US8331882B1 - VSWR normalizing envelope modulator - Google Patents

VSWR normalizing envelope modulator Download PDF

Info

Publication number
US8331882B1
US8331882B1 US11/821,301 US82130107A US8331882B1 US 8331882 B1 US8331882 B1 US 8331882B1 US 82130107 A US82130107 A US 82130107A US 8331882 B1 US8331882 B1 US 8331882B1
Authority
US
United States
Prior art keywords
supply
power
supply voltage
current
supply current
Prior art date
Legal status (The legal status is an assumption and is not a legal conclusion. Google has not performed a legal analysis and makes no representation as to the accuracy of the status listed.)
Active, expires
Application number
US11/821,301
Inventor
Earl W. McCune
Richard W. D. Booth
Current Assignee (The listed assignees may be inaccurate. Google has not performed a legal analysis and makes no representation or warranty as to the accuracy of the list.)
Apple Inc
Original Assignee
Panasonic Corp
Priority date (The priority date is an assumption and is not a legal conclusion. Google has not performed a legal analysis and makes no representation as to the accuracy of the date listed.)
Filing date
Publication date
Application filed by Panasonic Corp filed Critical Panasonic Corp
Assigned to MATSUSHITA ELECTRIC INDUSTRIAL CO., LTD.. reassignment MATSUSHITA ELECTRIC INDUSTRIAL CO., LTD.. ASSIGNMENT OF ASSIGNORS INTEREST (SEE DOCUMENT FOR DETAILS). Assignors: BOOTH, RICHARD W.D., MCCUNE, EARL W.
Priority to US11/821,301 priority Critical patent/US8331882B1/en
Assigned to PANASONIC CORPORATION reassignment PANASONIC CORPORATION CHANGE OF NAME (SEE DOCUMENT FOR DETAILS). Assignors: MATSUSHITA ELECTRIC INDUSTRIAL CO., LTD.
Publication of US8331882B1 publication Critical patent/US8331882B1/en
Application granted granted Critical
Assigned to INTEL CORPORATION reassignment INTEL CORPORATION ASSIGNMENT OF ASSIGNORS INTEREST (SEE DOCUMENT FOR DETAILS). Assignors: PANASONIC CORPORATION
Assigned to APPLE INC. reassignment APPLE INC. ASSIGNMENT OF ASSIGNORS INTEREST (SEE DOCUMENT FOR DETAILS). Assignors: INTEL CORPORATION
Active legal-status Critical Current
Adjusted expiration legal-status Critical

Links

Images

Classifications

    • HELECTRICITY
    • H03BASIC ELECTRONIC CIRCUITRY
    • H03FAMPLIFIERS
    • H03F1/00Details of amplifiers with only discharge tubes, only semiconductor devices or only unspecified devices as amplifying elements
    • H03F1/08Modifications of amplifiers to reduce detrimental influences of internal impedances of amplifying elements
    • HELECTRICITY
    • H03BASIC ELECTRONIC CIRCUITRY
    • H03FAMPLIFIERS
    • H03F3/00Amplifiers with only discharge tubes or only semiconductor devices as amplifying elements
    • H03F3/20Power amplifiers, e.g. Class B amplifiers, Class C amplifiers
    • H03F3/24Power amplifiers, e.g. Class B amplifiers, Class C amplifiers of transmitter output stages
    • HELECTRICITY
    • H03BASIC ELECTRONIC CIRCUITRY
    • H03GCONTROL OF AMPLIFICATION
    • H03G3/00Gain control in amplifiers or frequency changers without distortion of the input signal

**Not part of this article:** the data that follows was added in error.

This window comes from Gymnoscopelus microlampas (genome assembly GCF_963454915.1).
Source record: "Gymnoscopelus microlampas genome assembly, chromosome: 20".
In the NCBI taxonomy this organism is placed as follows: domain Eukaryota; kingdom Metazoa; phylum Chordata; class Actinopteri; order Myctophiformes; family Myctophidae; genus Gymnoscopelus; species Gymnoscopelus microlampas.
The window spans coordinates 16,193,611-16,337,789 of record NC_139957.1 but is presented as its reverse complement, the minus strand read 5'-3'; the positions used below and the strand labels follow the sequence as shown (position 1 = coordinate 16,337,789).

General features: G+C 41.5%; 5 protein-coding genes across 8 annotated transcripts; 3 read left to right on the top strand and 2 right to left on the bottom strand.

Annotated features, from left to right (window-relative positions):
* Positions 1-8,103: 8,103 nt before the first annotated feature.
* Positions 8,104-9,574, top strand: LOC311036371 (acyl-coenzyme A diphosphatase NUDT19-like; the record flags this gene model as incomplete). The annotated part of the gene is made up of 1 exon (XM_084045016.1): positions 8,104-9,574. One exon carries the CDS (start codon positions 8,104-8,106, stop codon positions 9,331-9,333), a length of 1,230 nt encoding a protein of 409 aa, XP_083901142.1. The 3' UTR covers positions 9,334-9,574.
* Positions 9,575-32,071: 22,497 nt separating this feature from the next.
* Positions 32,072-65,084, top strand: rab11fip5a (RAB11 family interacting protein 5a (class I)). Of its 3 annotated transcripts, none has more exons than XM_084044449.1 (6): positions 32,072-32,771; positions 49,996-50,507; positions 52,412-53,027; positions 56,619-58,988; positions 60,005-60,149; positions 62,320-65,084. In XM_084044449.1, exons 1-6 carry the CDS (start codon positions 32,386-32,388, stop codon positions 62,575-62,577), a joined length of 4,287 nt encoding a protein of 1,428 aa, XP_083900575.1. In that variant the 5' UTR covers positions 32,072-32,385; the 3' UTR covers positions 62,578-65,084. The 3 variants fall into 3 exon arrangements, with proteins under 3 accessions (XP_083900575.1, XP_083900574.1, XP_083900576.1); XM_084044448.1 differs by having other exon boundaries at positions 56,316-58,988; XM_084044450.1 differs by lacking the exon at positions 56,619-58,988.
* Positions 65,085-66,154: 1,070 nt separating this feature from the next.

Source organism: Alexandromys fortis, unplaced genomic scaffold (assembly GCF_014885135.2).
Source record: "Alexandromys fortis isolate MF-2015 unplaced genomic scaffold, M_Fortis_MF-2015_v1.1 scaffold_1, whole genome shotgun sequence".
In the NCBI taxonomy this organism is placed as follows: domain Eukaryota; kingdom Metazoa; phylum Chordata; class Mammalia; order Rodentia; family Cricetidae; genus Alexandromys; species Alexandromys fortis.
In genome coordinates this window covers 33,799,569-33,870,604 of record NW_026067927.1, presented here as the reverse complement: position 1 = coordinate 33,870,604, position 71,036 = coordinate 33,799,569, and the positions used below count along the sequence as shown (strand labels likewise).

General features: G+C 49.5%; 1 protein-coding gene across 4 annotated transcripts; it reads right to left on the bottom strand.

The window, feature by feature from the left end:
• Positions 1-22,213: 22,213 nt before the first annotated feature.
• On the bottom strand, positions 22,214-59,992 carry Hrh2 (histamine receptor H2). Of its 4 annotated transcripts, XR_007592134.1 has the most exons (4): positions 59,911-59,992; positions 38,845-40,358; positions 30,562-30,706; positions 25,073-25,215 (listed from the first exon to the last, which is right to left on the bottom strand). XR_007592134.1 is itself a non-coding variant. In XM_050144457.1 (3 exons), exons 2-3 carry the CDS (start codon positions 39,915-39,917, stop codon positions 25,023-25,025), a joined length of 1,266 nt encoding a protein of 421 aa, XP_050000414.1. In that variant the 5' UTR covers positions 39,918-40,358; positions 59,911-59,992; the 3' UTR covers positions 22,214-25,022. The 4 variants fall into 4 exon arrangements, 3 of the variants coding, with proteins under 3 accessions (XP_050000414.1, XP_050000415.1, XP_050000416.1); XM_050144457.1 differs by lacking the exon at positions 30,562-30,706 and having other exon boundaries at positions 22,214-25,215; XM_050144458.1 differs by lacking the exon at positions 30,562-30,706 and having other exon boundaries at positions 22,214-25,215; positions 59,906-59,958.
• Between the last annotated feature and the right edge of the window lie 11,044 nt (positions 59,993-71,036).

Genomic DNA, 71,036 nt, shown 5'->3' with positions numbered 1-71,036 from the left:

• H03G3/007Control dependent on the supply voltage

Abstract

A relationship is established between measurable characteristics of the DC power input to a power amplifier and the RF output power level. A power circuit is configured to measure the input supply current to the power amplifier and to utilize the relationship between the input supply current and the applied input supply voltage to the output power level, thereby normalizing the output power of an amplified communication signal.

Description

FIELD OF THE INVENTION

The present invention relates to power amplification circuits, and more particularly, to a power amplification circuit configured to normalize an output power.

BACKGROUND OF THE INVENTION

The power delivered by a power amplifier to a load resistance depends on the voltage standing wave ratio (VSWR), that is, the change in the magnitude and phase of the reflection coefficient referenced to the designed load resistance, also referred to as the nominal load resistance or the nominal load impedance. System requirements that demand the leveling of this output power as the load impedance changes present difficult circuit design problems which are particularly troublesome in a cost sensitive environment. Measuring the VSWR directly at the output of the power amplifier, using well-known radio frequency (RF) VSWR measurement methods, adds cost in terms of a dual directional coupler, detection diodes or dual logarithmic amplifiers, and other overhead such as additional analog to digital conversion(s).

Many applications require an output signal with a consistent power level. One such application is a cellular network in which a cellular telephone includes a power amplifier coupled to an antenna. The antenna in this case is the load. FIG. 1 illustrates an exemplary configuration in which a power amplifier 10 is coupled to an antenna 30. An RF input signal is input to the power amplifier 10. A supply voltage is provided from the power supply 20 to power the power amplifier 10. The power amplifier amplifies the input RF signal and outputs an amplified RF output signal which is transmitted by the antenna 30. Under ideal conditions, the actual output load impedance at the output of the power amplifier is the same as the nominal load impedance Z0, as illustrated in the FIG. 2A. In this case, the RF output signal is transmitted from the antenna 30 at an output power that is within expected parameters.

However, as is well known in the art, the RF output signal transmitted via the antenna can vary in power from its nominal operating parameters. In such cases, the actual output load impedance is some load impedance Z1 different than the expected nominal load impedance Z0. This is referred to as a mismatched load impedance. In many cases, such a mismatch can be quite substantial and will negatively impact the performance of the system. FIG. 2B illustrates a mismatched load impedance condition. Whenever the actual output load impedance Z1 is different than the nominal load impedance Z0, a portion of the output power is reflected back toward the power amplifier 10. The remaining portion of the output power is transmitted through the antenna 30, whereby the output power of the transmitted signal is reduced. Many systems require a consistent transmitted signal, or a signal power within a particular range. Additionally, the reflected power is potentially harmful to the power amplifier, leading to possible damage or destruction.